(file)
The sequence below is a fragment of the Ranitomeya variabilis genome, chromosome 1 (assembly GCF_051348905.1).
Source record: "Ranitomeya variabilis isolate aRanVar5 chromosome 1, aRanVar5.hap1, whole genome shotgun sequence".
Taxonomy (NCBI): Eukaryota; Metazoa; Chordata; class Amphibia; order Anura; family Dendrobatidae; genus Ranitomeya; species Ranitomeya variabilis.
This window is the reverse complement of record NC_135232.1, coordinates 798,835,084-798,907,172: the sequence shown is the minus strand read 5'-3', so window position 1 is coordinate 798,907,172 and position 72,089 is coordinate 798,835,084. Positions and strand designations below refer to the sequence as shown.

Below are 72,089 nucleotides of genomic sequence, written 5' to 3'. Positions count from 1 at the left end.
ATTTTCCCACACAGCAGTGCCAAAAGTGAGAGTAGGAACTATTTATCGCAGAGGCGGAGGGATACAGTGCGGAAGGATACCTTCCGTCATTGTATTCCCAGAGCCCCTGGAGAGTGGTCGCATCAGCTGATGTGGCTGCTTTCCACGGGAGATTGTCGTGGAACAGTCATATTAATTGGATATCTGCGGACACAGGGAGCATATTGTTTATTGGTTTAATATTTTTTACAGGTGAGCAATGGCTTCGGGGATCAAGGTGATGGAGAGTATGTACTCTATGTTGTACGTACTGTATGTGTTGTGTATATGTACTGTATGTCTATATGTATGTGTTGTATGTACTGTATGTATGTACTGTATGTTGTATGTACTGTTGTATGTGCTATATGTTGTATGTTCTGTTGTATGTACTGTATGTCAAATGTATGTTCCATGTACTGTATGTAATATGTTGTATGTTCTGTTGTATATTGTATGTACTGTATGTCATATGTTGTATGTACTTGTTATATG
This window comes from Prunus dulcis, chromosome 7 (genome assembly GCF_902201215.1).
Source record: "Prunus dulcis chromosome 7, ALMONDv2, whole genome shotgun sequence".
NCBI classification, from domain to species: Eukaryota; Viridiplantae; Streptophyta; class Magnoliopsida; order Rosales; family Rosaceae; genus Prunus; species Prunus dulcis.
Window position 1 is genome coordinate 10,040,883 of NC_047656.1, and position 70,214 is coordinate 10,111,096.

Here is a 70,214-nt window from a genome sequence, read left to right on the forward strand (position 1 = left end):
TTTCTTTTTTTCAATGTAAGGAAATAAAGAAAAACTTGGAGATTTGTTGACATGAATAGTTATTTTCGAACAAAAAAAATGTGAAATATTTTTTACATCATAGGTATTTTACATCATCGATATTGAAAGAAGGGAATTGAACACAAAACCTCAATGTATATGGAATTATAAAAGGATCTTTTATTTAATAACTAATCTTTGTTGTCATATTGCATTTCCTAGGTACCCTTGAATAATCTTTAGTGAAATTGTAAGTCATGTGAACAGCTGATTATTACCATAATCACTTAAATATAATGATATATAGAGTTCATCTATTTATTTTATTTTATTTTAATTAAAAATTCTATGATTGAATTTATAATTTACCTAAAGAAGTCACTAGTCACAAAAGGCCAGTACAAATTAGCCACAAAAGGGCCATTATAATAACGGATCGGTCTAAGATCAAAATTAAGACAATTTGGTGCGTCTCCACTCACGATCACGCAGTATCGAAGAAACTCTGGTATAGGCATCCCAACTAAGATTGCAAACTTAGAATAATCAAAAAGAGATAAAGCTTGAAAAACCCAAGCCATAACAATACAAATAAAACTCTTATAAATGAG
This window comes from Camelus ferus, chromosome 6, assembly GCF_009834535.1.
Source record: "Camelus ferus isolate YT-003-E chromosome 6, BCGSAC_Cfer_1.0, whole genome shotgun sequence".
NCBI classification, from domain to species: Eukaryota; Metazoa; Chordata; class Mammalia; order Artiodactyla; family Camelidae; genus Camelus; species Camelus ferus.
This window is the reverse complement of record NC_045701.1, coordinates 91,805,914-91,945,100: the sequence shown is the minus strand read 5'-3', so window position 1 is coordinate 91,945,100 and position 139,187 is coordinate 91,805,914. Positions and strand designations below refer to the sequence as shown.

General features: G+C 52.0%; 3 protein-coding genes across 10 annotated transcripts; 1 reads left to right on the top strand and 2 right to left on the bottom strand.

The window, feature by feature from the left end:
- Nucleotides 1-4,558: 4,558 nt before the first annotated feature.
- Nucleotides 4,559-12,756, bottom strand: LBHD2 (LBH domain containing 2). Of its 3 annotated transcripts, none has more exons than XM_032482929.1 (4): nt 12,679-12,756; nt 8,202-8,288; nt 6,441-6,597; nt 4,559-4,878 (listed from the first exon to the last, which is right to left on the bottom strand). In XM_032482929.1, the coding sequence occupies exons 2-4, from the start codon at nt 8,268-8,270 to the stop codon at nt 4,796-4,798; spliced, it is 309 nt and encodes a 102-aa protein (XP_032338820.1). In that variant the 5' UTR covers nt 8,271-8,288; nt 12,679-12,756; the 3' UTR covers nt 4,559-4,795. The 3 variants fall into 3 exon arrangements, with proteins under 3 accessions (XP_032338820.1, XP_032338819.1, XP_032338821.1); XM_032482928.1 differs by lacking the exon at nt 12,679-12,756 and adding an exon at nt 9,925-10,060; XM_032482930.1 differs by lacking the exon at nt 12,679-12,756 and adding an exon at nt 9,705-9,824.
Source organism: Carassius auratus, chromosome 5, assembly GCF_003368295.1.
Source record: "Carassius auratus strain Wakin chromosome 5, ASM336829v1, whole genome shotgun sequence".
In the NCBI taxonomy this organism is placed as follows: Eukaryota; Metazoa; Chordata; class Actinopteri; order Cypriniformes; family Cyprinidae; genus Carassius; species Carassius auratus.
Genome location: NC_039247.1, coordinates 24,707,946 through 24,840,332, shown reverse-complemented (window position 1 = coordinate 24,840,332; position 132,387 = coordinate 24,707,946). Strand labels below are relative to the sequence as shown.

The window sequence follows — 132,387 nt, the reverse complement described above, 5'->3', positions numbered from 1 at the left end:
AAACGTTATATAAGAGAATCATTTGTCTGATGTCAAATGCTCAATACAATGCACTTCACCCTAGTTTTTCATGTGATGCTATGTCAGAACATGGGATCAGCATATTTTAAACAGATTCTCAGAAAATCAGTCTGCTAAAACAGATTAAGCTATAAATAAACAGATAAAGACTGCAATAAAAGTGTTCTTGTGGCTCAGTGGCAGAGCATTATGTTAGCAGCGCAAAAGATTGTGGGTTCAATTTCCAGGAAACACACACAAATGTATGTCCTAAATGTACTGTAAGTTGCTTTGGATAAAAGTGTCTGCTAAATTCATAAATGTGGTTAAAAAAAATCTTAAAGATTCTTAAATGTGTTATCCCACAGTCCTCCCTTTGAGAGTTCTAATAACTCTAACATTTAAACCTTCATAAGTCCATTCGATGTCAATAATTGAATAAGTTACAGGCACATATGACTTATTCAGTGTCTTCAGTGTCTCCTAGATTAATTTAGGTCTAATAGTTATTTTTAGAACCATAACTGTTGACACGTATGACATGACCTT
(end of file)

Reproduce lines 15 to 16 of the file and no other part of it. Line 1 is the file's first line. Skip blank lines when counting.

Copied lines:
NCBI classification, from domain to species: Eukaryota; Metazoa; Chordata; class Mammalia; order Artiodactyla; family Camelidae; genus Camelus; species Camelus ferus.
This window is the reverse complement of record NC_045701.1, coordinates 91,805,914-91,945,100: the sequence shown is the minus strand read 5'-3', so window position 1 is coordinate 91,945,100 and position 139,187 is coordinate 91,805,914. Positions and strand designations below refer to the sequence as shown.